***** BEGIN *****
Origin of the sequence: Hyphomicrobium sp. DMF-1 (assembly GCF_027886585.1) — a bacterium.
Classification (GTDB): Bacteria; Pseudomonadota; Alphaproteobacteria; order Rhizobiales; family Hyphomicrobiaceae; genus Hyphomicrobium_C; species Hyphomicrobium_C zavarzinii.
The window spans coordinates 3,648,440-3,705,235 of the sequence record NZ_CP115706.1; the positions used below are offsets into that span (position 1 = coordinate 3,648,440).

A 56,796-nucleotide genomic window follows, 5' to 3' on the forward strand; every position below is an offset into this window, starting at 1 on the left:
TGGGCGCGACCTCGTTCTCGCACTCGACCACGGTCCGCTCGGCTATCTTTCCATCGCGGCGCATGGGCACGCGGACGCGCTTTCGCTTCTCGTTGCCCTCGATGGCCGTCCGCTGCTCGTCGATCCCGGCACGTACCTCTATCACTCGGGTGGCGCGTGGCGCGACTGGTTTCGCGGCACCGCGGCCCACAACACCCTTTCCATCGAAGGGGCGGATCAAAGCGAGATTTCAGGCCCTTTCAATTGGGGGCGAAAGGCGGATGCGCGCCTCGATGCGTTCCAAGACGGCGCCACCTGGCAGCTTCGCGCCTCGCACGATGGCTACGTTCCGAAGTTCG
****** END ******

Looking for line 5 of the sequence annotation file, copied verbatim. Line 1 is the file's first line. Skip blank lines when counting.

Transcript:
TGGGCGCGACCTCGTTCTCGCACTCGACCACGGTCCGCTCGGCTATCTTTCCATCGCGGCGCATGGGCACGCGGACGCGCTTTCGCTTCTCGTTGCCCTCGATGGCCGTCCGCTGCTCGTCGATCCCGGCACGTACCTCTATCACTCGGGTGGCGCGTGGCGCGACTGGTTTCGCGGCACCGCGGCCCACAACACCCTTTCCATCGAAGGGGCGGATCAAAGCGAGATTTCAGGCCCTTTCAATTGGGGGCGAAAGGCGGATGCGCGCCTCGATGCGTTCCAAGACGGCGCCACCTGGCAGCTTCGCGCCTCGCACGATGGCTACGTTCCGAAGTTCG